The first and second instructions given for the plaintiff were given against the objections of the defendant. It is apparent that the first widens the liability of defendant much beyond the adjudged cases, and beyond any safe principle. It cannot be contended upon any authority, for instance, that if a number of gentlemen, with a view, amongst themselves, of organizing a corporation in the future, should buy property, and have labor done upon it, upon their individual responsibility, aud should afterwards form a company and take stock for their’ respective shares, the vendor or laborers would thereby, in the absence of a lien, have the legal right, by virtue of a supposed assumpsit, to impose the obligation of payment on the artificial person, the corporation. This would be unreasonable. The corporation having given stock for the property, as well as stock to other subscribers (if any), for money paid in, would have the right to proceed unincumbered. - It stands distinct from the component members, a person of itself. The creditors having no liens would have suffered no injury. They are left with the legal rights against the individuals upon which they at first reposed, and in enforcing them, may, by proper process, even reach the stock given for the property. Other elements are necessary in this action. It should appear that the view of future organisation was mutual between the contracting parties, and that the labor, material, etc., were furnished, at the time, on behalf of the future company, with the view, authorized by the assurances of the projectors, that the company, when chartered, would assume the debt, as created in its behalf. In such case only would the acceptance of benefits of the contract amount to a ratification, and *193implied promises at law, although there still might arise an obligation on a promise expressed and accepted.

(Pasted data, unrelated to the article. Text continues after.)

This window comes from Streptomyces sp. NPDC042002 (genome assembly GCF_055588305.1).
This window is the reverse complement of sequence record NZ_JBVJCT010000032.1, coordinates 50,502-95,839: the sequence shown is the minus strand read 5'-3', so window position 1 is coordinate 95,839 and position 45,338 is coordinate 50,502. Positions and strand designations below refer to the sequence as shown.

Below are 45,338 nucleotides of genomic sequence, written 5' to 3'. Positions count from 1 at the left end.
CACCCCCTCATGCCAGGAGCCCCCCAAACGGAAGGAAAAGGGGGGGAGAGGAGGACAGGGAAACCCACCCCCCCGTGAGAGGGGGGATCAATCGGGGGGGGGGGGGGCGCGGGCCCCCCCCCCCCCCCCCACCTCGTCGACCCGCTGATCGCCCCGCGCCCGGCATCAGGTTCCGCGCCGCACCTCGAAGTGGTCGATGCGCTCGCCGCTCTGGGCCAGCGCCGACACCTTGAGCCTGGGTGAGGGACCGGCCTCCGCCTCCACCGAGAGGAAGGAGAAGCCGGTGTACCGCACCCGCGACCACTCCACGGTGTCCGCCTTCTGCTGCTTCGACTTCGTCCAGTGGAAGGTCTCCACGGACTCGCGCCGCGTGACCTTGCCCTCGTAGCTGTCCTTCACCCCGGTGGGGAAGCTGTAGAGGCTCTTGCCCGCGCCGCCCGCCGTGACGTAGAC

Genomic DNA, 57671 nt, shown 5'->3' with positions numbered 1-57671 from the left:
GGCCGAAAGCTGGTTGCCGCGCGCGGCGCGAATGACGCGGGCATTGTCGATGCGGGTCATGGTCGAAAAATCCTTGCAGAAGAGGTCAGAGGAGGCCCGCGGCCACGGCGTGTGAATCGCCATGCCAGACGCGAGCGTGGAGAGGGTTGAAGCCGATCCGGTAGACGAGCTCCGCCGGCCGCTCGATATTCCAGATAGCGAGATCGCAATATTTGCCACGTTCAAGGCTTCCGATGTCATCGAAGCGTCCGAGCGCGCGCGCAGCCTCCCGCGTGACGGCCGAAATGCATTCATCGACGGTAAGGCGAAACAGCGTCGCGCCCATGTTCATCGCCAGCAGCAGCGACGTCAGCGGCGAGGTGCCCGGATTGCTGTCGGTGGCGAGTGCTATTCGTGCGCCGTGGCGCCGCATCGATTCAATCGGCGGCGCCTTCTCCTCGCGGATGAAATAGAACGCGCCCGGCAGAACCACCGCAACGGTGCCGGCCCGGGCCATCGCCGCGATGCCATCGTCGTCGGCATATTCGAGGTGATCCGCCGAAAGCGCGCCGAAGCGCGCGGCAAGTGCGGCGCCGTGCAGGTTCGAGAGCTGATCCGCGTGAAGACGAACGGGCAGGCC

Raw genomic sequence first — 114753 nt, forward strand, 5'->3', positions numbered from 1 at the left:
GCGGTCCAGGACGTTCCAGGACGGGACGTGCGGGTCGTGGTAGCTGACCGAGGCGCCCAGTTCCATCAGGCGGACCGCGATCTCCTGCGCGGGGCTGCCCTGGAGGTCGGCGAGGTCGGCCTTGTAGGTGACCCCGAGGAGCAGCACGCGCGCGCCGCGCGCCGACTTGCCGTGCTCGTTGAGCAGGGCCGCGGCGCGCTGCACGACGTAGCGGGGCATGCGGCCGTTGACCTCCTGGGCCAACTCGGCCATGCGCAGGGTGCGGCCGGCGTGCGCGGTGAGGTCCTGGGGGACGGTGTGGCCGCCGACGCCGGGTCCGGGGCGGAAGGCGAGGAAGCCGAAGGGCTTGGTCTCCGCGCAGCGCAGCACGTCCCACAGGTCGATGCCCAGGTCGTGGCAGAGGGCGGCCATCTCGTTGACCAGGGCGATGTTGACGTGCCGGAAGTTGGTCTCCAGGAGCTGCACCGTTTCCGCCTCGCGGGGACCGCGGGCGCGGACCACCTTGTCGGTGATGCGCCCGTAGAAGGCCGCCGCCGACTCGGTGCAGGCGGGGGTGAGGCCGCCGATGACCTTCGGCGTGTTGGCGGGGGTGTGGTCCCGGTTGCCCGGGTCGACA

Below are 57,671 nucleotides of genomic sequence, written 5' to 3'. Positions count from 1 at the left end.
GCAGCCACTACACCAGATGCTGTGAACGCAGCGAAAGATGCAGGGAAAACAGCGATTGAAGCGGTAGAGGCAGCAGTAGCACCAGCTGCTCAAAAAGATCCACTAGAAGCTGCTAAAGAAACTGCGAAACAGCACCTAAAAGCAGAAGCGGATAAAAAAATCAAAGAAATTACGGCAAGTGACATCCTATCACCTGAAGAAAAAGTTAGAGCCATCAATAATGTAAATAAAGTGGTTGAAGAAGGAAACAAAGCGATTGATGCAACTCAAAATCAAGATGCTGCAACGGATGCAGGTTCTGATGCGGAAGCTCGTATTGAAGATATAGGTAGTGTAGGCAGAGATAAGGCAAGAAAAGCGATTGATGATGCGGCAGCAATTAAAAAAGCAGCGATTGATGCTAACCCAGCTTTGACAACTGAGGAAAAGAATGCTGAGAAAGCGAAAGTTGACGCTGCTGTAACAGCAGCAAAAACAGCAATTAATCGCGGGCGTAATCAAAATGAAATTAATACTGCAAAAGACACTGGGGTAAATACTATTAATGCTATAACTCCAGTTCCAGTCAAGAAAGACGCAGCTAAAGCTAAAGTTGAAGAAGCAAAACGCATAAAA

The first instruction was erroneous and misleading. The second does not appear objectionable.
All the instructions asked by defendant were refused except the first and tenth. The first referred to the debts of the old company, and had little application; as the evidence is positive that the credit was' not given to it, but exclusively to the bondholders. The tenth is a general truism.
The second should have been given. It is a clear statement of the law, considering that the contract may be expressed or implied.
The third and fourth would have been misleading, and were properly refused. Corporations may incur legal liabilities from conduct, as above indicated.
tsViaeterminThe fifth would have been improper. Whether evidence6. tends to prove an issue may, on objection, be determined the court when offered. After it has gone to the jury, less wholly irrelevant, it is the province of the jury to weigh it and determine how far it, with other circumstances, conduces to prove the issue.